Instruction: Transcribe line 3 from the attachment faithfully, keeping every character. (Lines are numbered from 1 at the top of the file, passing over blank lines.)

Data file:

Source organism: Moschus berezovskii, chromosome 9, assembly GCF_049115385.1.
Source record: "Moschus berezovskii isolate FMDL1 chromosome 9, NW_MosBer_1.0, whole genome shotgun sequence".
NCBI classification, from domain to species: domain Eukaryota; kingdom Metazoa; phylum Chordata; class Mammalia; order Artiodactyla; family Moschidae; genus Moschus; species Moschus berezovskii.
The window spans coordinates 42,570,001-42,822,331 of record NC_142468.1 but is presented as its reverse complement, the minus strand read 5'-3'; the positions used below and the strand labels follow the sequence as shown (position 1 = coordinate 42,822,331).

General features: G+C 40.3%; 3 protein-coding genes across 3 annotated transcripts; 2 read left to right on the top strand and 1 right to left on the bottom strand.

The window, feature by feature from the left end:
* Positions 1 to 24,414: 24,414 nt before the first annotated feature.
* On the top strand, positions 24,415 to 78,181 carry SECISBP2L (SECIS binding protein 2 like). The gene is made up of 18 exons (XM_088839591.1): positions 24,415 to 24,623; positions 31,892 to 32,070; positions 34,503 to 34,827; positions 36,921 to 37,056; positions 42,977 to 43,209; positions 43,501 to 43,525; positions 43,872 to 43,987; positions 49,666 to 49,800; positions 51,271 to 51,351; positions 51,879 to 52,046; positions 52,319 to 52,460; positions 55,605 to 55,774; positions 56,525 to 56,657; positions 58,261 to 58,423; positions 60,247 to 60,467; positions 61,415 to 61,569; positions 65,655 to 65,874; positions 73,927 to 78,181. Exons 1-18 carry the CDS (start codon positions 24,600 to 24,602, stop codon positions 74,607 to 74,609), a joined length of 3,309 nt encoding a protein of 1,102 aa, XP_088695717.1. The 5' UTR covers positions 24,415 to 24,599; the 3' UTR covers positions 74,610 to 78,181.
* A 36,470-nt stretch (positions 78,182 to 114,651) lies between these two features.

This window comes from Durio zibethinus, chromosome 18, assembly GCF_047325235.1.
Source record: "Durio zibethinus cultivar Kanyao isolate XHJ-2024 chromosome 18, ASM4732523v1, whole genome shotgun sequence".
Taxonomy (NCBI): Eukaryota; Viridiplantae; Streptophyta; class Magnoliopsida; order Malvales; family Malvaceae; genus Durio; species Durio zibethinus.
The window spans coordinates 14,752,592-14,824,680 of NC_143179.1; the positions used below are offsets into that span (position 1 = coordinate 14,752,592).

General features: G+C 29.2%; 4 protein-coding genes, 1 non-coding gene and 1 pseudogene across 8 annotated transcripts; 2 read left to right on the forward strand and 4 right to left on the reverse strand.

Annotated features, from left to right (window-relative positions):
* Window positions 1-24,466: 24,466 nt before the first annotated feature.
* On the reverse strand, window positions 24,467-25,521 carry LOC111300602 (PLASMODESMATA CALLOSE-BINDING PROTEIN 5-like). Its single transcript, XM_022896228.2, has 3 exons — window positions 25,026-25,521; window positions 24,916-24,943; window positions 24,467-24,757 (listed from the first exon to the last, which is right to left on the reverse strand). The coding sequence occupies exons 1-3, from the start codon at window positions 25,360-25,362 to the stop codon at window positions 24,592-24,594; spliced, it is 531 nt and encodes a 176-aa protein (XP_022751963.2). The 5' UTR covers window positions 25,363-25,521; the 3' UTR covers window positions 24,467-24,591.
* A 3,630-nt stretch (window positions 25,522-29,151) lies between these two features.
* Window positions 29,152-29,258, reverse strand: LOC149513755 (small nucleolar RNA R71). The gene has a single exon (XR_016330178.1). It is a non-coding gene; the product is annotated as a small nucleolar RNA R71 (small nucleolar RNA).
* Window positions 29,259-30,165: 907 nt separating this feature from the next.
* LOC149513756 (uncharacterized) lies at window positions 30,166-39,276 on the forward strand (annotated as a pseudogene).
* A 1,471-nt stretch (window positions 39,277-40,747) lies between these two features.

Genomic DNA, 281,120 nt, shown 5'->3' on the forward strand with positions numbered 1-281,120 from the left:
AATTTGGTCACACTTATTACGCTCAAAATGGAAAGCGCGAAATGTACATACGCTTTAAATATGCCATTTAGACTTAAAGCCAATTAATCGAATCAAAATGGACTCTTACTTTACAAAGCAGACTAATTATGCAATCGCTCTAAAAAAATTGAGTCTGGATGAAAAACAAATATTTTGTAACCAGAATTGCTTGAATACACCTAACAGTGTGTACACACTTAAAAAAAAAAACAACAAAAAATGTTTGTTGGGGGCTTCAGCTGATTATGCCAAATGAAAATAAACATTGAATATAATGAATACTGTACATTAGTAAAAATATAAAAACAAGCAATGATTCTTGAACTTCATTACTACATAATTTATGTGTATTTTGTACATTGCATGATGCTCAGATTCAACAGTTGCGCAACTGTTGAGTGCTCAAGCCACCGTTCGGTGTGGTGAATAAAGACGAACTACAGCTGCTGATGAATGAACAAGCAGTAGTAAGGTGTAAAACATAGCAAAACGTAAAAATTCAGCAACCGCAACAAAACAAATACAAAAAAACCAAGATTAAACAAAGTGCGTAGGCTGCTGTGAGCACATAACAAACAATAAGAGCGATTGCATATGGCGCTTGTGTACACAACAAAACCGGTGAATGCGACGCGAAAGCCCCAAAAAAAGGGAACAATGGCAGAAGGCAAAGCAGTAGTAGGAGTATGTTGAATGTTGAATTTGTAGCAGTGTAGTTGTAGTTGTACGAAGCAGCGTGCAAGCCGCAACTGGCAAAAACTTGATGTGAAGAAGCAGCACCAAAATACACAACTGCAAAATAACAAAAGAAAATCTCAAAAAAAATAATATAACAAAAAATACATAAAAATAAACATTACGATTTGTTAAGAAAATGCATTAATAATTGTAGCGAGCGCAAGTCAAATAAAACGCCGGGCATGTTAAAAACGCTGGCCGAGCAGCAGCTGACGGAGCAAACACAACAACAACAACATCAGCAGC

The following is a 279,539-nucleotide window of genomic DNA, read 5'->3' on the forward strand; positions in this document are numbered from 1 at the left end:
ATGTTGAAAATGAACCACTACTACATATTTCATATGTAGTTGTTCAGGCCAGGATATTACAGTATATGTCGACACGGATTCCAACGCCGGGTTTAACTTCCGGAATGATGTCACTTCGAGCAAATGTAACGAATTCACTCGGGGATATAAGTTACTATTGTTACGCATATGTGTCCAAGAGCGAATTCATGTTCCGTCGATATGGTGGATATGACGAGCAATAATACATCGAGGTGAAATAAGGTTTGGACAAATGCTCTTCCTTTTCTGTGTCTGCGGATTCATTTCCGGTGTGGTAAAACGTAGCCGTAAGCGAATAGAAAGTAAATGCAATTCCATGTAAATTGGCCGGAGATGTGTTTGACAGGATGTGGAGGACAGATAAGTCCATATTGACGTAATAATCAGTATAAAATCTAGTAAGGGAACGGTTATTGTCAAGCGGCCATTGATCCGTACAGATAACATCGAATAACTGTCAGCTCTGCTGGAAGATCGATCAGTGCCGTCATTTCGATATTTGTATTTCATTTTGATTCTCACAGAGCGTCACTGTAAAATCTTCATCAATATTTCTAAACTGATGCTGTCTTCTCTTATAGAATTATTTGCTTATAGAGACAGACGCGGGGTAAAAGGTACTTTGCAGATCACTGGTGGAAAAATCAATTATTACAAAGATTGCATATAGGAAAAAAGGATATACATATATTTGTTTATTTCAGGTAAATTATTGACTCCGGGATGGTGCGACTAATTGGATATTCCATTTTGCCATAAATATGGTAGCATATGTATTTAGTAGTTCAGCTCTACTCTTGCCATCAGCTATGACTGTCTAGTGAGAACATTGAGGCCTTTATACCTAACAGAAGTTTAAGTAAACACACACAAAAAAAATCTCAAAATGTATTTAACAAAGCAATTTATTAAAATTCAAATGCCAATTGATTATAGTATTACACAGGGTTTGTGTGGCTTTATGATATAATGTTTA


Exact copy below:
NCBI classification, from domain to species: domain Eukaryota; kingdom Metazoa; phylum Chordata; class Mammalia; order Artiodactyla; family Moschidae; genus Moschus; species Moschus berezovskii.